Alternative JSF powerplant faces axe in 2007 budget

Several US lawmakers have launched a campaign to restore funds for the General Electric/Rolls-Royce F136 engine that now faces a termination threat, but still unclear is the impact of the budget cut on the international partnership developing the Lockheed Martin F-35 Joint Strike Fighter (JSF).

The Bush administration submitted a fiscal year 2007 budget proposal to Congress on 6 February that includes no funds for the F136, the planned alternative to the baseline Pratt & Whitney F135 engine for the F-35. But the JSF joint programme office has not received guidance to terminate the $2.47 billion F136 system development and demonstration contract, and work is continuing.

Opposition to the proposal is being led in the Senate by the Ohio delegation. Reports say Republican senators Mike DeWine and George Voinovich wrote to the armed services committee voicing opposition to the move. The Pentagon has to clear all termination proposals through Congress, which successfully overturned several such requests during last year’s budget cycle.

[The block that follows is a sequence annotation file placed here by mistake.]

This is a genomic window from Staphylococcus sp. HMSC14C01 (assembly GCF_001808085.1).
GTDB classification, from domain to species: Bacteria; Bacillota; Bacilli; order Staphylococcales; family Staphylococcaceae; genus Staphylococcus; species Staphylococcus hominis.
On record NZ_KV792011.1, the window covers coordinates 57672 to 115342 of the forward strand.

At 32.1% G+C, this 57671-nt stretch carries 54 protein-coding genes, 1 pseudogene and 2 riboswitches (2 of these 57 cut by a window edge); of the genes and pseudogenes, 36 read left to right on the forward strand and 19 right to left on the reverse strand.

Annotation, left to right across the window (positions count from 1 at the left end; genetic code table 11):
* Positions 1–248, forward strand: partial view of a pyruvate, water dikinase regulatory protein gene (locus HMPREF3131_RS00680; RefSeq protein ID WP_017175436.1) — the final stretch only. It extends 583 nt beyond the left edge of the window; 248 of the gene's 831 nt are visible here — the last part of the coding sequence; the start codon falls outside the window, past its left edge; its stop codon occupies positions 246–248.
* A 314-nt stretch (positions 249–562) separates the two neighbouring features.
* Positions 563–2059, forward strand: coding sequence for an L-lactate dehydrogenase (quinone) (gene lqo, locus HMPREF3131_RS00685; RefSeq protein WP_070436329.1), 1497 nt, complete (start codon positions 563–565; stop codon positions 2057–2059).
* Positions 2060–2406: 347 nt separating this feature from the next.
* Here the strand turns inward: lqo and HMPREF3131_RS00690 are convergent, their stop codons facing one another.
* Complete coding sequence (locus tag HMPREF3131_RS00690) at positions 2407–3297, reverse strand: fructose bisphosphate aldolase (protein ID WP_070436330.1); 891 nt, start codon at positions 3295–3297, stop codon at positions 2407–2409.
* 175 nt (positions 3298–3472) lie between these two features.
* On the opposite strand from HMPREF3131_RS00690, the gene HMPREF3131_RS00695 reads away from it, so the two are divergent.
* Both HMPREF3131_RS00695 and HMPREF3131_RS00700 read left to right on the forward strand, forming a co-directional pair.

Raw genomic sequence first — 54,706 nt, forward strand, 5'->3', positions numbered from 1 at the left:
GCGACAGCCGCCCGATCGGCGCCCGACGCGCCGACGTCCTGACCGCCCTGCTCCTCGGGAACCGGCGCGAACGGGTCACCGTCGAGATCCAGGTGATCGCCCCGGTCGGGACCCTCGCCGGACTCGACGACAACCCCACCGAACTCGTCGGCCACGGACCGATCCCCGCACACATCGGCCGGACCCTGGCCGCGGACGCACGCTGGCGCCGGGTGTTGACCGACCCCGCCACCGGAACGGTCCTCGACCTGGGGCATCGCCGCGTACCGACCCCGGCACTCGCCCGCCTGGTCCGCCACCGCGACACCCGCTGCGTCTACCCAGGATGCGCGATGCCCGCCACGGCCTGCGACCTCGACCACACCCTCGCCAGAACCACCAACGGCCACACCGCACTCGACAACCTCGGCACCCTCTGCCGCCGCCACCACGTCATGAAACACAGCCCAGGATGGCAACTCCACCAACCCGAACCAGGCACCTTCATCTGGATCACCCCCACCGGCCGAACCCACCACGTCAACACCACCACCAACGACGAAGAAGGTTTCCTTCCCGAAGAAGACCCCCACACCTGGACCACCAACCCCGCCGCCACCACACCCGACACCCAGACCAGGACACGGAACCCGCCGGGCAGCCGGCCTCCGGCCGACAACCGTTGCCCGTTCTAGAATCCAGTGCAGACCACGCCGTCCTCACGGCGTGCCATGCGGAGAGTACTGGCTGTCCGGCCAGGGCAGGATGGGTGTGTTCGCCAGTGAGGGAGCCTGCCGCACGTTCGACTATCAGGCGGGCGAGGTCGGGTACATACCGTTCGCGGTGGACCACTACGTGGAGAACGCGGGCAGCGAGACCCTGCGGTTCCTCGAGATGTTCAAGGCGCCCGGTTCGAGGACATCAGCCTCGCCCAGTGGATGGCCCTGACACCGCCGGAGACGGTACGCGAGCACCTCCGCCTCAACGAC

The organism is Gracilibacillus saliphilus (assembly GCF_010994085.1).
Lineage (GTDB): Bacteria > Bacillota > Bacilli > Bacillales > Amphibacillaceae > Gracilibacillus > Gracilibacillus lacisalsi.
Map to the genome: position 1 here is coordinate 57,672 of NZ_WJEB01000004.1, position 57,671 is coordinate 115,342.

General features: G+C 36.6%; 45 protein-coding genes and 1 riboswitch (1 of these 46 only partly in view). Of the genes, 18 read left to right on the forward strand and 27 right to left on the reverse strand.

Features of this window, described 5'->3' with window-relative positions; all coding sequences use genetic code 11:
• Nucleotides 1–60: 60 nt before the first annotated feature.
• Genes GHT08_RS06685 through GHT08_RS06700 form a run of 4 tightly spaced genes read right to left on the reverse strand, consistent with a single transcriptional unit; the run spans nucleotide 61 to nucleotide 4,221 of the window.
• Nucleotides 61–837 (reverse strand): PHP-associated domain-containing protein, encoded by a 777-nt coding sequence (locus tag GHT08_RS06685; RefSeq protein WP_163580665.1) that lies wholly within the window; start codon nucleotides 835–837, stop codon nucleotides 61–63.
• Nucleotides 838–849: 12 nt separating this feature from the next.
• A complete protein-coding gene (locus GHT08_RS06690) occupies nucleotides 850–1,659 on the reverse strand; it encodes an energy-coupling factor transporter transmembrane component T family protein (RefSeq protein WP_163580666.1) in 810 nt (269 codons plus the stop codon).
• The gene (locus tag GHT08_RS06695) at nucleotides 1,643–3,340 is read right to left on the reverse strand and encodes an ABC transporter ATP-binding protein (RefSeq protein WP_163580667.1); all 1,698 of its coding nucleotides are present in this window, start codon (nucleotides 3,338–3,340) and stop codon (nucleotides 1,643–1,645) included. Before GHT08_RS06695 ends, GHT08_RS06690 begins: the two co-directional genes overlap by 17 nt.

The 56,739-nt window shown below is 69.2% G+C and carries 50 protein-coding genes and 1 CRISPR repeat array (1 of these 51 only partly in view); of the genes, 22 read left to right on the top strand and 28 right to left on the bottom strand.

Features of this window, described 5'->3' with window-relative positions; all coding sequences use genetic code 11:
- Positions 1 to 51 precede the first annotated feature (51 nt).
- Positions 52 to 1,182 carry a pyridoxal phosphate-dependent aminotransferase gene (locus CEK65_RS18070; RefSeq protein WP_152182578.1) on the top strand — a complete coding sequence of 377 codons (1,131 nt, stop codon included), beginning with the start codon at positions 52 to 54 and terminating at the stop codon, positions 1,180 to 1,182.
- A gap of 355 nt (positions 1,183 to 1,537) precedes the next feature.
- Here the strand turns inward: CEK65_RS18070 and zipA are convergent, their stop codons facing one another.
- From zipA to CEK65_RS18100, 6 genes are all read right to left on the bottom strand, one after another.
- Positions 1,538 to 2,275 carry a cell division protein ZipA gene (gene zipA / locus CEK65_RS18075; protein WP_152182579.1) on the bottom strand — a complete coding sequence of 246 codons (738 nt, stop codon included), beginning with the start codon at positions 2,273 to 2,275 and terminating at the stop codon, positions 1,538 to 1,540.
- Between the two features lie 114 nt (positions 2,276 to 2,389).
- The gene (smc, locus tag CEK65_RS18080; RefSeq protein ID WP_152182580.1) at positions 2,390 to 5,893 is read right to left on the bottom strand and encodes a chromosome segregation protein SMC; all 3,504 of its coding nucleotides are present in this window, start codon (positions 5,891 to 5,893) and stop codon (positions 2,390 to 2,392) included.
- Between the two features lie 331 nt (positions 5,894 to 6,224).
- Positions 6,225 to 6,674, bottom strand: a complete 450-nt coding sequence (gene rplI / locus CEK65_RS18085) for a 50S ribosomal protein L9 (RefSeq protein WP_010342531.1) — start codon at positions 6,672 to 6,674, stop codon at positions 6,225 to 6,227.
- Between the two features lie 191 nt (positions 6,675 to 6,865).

Debate on the fate of the F136 comes as the nine-nation JSF’s international partnership faces a critical period. In December, the team concluded preliminary negotiations on a follow-on agreement for the F-35’s production, sustainment and follow-on development phase. The UK Ministry of Defence and Prime Minister Tony Blair have made the F136’s survival a public issue with the Bush administration, placing further strain on a partnership already unsettled by UK industry’s vocal disappointment over the limits of the USA’s technology-transfer rules.

The loss of the F136 deal would be a blow for R-R. It supplies the vertical exhaust nozzle and lift fan system for the short-take-off and vertical-landing variant of the F135, but the F136 promises far greater sales with all three variants.


Source: Flight International